While infuriated fans of one sport scream ‘It’s not rugby!’ in the aftermath of a heavy tackle, referees of the other scornfully remind mouthy players that ‘This is not soccer.’ We are forever hearing about the differences between #Football and #Rugby Union, with comparisons often amounting to assertions as to why one is superior to the other.
As an avid fan of both ball games I have never felt the need to claim moral high ground for either side, but noting the contrasts has always been of interest. One of the less talked about differences between both codes is the priorities of their respective followers..
Rugby: Country means more
Both sports are now gearing up for the business end of the club season after a recent period of international activity, but they have little in common when it comes to the transition. The hype around rugby has died down with the 6 Nations coming to a close, and only the die-hards are sticking around for the upcoming Champions Cup knock-stages. Internationals are where it’s at for oval ball devotees; it has always been so.
‘I’d never really watch the club games, to be honest’ many a casual rugby spectator has told me. But this mindset isn’t limited to armchair viewers; some who glue their eyes to every minute of their national team’s travails are clueless as to the domestic goings-on. In Wales, the only northern hemisphere country which truly identifies with its rugby union team, the combined average attendances for the four regions only amount to about a third of the hordes who file through the gates of the Principality Stadium..
Football: Club comes first
It’s a different story when the round ball is kicked. It says it all that the term ‘international break’ is widely used, not only by footballers who don’t feature in country colours, but by football fans as well. The return to club action after a bout of internationals feels like a getting-back-to-what-matters procedure after a momentary distraction that just had to be dealt with. Outside of the summer footie fests such as the World Cup and the Euros, international matches are widely met with indifference.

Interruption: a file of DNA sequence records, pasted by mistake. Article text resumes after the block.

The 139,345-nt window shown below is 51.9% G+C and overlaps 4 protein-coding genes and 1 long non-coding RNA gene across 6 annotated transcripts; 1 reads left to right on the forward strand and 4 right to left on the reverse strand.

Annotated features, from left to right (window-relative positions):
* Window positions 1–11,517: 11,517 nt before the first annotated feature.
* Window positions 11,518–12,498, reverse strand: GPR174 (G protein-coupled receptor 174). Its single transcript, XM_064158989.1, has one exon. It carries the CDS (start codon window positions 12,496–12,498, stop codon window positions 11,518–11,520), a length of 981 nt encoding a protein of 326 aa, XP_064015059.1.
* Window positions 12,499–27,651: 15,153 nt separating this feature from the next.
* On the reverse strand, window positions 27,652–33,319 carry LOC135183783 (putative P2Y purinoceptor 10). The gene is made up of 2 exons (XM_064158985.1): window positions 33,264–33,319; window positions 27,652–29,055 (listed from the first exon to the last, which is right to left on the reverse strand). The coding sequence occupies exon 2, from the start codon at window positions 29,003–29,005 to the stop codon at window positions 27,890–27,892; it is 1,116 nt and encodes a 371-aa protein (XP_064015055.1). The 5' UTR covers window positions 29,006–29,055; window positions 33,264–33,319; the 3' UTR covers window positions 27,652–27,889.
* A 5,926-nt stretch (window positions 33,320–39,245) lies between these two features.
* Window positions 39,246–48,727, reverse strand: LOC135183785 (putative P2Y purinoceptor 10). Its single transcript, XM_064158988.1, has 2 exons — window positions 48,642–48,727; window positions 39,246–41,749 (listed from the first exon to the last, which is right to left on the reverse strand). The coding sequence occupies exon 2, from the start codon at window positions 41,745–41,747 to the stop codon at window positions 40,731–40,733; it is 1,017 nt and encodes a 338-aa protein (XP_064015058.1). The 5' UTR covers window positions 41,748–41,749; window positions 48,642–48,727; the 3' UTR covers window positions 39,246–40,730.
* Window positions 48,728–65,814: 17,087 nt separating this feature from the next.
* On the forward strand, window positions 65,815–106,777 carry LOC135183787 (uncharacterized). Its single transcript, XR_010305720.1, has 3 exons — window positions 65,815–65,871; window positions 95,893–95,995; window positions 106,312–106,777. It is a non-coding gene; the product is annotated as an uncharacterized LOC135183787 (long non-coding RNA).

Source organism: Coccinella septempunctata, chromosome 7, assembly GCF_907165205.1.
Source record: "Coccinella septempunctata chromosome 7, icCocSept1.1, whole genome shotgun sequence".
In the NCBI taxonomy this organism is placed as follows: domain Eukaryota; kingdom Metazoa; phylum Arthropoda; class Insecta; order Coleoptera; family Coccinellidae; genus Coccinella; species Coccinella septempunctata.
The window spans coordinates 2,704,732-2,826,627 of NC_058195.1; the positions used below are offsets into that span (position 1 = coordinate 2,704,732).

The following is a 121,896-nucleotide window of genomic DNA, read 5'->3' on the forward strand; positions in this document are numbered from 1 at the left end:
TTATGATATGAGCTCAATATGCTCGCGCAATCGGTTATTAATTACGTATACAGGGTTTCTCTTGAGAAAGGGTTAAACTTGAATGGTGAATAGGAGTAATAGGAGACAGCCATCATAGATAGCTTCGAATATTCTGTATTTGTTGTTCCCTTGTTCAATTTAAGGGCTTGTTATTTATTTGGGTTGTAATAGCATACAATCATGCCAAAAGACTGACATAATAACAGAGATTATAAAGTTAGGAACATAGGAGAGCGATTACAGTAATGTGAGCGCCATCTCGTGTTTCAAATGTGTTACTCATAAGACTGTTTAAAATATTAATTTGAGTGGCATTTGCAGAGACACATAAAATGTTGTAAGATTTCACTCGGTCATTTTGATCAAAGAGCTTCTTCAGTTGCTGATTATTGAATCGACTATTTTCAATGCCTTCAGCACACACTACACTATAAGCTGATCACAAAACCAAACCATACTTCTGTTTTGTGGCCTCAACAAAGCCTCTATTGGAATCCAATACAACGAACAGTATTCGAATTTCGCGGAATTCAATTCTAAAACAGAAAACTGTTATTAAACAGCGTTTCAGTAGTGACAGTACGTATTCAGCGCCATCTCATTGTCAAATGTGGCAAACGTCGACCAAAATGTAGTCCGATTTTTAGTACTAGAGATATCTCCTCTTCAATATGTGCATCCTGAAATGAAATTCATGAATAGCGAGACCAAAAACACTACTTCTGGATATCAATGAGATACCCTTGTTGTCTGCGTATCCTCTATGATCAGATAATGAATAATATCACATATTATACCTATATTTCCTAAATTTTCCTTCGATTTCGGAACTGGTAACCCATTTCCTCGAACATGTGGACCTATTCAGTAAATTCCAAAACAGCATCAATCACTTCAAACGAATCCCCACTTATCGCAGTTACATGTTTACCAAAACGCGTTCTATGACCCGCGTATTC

‘Club before country’ has long since functioned as a motto for proud football fanatics, the prioritising of domestic affairs being considered the mark of a true fan. And while the World Cup remains the great gateway for those who don’t show much interest generally, even occasional viewers are now more likely to flick on Match of the Day on a regular weekend than they are to tune into England’s latest qualifier at Wembley.
So, why the difference?
Well, the most likely answer seems to be a simple matter of quality.
The post-match chat at many a Pro12, Premiership, Top 14 or Super Rugby game will often involve speculation as to which promising talents might be rewarded with Test caps, while many players who struggle on the international stage are seen as not quite being up to this challenge yet. On the other hand, a top class Premiership, La Liga or Bundesliga outfit will often have a subs’ bench full of players who start for their countries, making qualifiers such as England’s recent win over Lithuania seem like a step down from what the TV screens can usually offer.
Both seasons will now move towards their respective conclusions, but while football fans are glad to have the last bit of international shenanigans out of the way so that they can concentrate on the trophies that are there to be won, every European rugby game will be watched with an eye on who will make the Lions tour next summer. Club affairs will always matter more in the beautiful game, while with an oval ball the pinnacle remains at Test level. #ClubVsCountry